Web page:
The Legislative Fiscal Bureau released two memos last week with very similar numbers about two separate items. The first was about tax collections. The second was about tax expenditures. They tell a story about government and governance in modern America.
The first memo was about how money from the Coronavirus Relief Fund is being allocated. As part of the first big coronavirus stimulus bill passed by Congress in March of 2020, the state of Wisconsin was allocated $1.99 billion from the CRF to be used to cover unbudgeted expenses related to the pandemic by government entities. The memo details how the CRF money is being spent on things like health care facilities, payments to hospitals, contact tracing, and other logical things that were directly impacted by the pandemic. The memo also details how the CRF money is being spent on things like movie theater grants, broadband expansion, corporate welfare to ethanol producers, higher education funding, and a nice $233 million bucket for “state agency reimbursements.”
The use of CRF money is a perfect example of government and governance operating poorly. The CRF was designed as a gigantic slush fund to take tax dollars from all Americans in the form of federal taxes to be paid by future taxpayers to give to state and local governments in the present. By law, the money must be spent by the end of this year or it must be returned to the federal treasury. That is why the money is being poured into pet projects like broadband expansion, state agencies, and government education systems. Whether they actually need the money or actually incurred pandemic- related expenses is immaterial. What is more important is that the state spend the money before the deadline.
One part of the CRF rules is telling. In order to facilitate “administrative convenience,” government school districts can spend up to $500 per pupil without being required to document the specific uses of the spending. The money will be arbitrarily “presumed to be eligible.” This amounts to $410 million in additional government spending that may or may not have anything to do with the pandemic.
The second memo that the LFB released had to do with a surplus in tax collections. When the Legislature wrote the budget in 2019 before the pandemic, they estimated that the state tax laws would collect about $17.6 billion in taxes for the general fund. The preliminary final estimate shows that the state actually collected $19.6 million in taxes. The state collected about $1.9 million more in taxes than they thought they would.
Bearing in mind that the original estimate did not take into account the pandemic, the surplus tax collections are astounding. In the 2020-2021 state budget, the Republicans in the Legislature fought off Governor Evers’ attempt to raise taxes and cut them instead. The result is what we generally see when government cuts taxes — tax collections go up.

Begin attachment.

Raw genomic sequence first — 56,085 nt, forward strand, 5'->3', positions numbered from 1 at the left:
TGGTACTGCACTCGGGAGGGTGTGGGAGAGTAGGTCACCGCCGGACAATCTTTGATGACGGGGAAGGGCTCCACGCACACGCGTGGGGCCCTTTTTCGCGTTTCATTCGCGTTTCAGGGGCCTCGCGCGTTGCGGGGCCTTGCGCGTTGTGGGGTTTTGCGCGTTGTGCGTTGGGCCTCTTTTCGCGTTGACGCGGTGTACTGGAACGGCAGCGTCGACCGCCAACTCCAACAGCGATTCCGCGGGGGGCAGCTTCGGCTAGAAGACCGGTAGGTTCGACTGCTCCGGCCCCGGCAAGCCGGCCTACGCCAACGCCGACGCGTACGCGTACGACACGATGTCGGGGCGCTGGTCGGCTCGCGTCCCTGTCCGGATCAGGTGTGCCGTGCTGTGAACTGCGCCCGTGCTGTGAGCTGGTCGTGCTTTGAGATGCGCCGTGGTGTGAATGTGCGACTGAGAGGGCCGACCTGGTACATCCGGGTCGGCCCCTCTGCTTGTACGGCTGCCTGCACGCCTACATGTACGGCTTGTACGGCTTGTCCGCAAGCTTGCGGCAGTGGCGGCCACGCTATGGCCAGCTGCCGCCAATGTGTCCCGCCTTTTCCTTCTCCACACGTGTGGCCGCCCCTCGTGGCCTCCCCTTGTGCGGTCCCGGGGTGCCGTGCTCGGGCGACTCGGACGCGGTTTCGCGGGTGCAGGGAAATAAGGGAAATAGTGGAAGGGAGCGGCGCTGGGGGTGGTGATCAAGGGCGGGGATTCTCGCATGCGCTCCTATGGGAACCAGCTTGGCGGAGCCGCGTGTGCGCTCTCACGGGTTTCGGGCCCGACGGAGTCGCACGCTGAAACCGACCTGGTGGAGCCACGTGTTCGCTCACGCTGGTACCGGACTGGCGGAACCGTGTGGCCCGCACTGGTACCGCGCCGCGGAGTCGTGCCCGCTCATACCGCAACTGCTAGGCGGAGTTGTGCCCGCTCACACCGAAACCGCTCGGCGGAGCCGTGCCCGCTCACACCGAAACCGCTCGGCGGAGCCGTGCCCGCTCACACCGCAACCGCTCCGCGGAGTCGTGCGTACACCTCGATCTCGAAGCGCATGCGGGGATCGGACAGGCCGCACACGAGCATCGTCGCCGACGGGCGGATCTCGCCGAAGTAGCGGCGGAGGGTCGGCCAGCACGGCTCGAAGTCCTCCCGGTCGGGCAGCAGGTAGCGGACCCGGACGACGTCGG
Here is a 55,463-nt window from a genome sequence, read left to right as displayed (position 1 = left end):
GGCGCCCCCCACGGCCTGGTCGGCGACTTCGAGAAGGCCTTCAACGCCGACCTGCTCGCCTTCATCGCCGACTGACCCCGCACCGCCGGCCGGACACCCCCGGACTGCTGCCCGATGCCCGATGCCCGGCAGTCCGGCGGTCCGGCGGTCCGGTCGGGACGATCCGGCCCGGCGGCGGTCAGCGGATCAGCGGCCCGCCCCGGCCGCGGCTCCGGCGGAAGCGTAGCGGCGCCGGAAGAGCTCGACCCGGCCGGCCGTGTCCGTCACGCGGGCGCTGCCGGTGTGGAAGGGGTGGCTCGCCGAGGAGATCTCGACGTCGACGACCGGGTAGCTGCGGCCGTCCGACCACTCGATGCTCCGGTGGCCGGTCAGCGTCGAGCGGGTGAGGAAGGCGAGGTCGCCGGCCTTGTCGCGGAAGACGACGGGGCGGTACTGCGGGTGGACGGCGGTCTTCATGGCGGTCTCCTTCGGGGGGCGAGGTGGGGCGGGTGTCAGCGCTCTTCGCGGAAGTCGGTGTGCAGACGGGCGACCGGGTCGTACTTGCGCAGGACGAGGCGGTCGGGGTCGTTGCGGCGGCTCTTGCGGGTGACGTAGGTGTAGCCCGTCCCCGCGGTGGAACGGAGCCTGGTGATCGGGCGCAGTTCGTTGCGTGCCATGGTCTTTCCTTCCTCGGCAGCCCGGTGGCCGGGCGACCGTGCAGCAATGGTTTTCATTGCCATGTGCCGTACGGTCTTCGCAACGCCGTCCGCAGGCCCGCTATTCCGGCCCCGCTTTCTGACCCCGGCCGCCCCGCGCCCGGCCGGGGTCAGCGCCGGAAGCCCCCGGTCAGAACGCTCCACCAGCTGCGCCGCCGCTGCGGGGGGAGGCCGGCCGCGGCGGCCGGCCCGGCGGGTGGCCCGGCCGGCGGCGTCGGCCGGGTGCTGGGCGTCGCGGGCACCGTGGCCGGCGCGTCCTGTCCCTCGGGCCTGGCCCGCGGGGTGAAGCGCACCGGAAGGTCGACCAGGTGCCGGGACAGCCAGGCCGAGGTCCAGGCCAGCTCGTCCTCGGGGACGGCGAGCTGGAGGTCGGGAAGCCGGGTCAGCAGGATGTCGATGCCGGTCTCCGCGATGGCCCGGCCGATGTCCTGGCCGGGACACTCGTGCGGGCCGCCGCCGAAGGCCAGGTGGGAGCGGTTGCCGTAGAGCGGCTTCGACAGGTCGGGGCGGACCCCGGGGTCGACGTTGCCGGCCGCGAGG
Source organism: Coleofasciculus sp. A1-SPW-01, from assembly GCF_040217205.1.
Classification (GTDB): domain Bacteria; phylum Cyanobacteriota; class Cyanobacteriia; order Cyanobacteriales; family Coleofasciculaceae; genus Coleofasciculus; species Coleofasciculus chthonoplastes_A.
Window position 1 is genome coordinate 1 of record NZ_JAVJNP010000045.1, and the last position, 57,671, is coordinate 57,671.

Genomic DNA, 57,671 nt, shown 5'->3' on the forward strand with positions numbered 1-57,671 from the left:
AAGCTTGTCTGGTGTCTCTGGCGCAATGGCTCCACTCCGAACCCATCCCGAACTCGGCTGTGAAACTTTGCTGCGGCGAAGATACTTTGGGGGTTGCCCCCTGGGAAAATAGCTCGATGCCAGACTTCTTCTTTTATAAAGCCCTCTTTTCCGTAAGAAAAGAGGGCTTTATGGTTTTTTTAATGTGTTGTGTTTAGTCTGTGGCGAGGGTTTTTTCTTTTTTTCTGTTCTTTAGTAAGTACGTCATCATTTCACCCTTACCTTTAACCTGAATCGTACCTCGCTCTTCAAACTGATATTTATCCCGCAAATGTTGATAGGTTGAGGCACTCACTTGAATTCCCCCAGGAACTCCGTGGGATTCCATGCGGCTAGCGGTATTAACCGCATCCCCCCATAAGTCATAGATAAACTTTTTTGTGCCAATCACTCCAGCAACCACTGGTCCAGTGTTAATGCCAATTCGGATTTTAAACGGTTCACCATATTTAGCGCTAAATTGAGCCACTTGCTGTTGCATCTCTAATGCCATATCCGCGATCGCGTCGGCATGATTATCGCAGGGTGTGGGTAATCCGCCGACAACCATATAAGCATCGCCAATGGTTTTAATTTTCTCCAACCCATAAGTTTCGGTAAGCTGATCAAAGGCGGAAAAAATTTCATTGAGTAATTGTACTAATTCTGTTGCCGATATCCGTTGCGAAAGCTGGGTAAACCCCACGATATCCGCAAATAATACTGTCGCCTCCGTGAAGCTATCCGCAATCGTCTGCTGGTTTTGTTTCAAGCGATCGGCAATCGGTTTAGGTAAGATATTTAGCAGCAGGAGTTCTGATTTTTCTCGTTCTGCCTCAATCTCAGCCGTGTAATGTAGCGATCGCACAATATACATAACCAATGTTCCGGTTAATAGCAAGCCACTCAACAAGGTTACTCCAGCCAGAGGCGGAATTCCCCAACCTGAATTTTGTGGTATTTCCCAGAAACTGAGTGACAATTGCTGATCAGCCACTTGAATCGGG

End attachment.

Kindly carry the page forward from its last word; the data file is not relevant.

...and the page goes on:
The simple reason for this is because money is taxed when it moves. When people have more money in their pockets because taxes are lower, they do not bury it in the backyard. They use it. When they spend it or invest it, the money is taxed, thus resulting in higher collections. In particular, the greatest contributor to the tax surplus was higher corporate income tax collections. Corporations took their tax cuts, invested them back into their businesses, and grew taxable profits.
There is a point at which cutting taxes will result in lower tax collections because the economy is already flush with money, but all indications are that the state of Wisconsin could still enact large tax increases and still see tax collections increase. This is because Wisconsin’s tax burden is already much higher than it should be to balance tax collections with economic movement.
The tax surpluses are an example of government and governance doing something well. The Republican tax cuts put money directly into the pockets of taxpayers and business owners without going through layers of government bureaucracy and expense. The result was that tax collections went up and the state could provide almost the same amount of relief as they received from federal taxpayers in the CRF.
The LFB’s two memos highlight how cutting taxes not only results in more taxes being collected, but they also render politicized and bureaucratic relief funds unnecessary by just letting taxpayers keep the money they earned.
The best government is the government that governs least.
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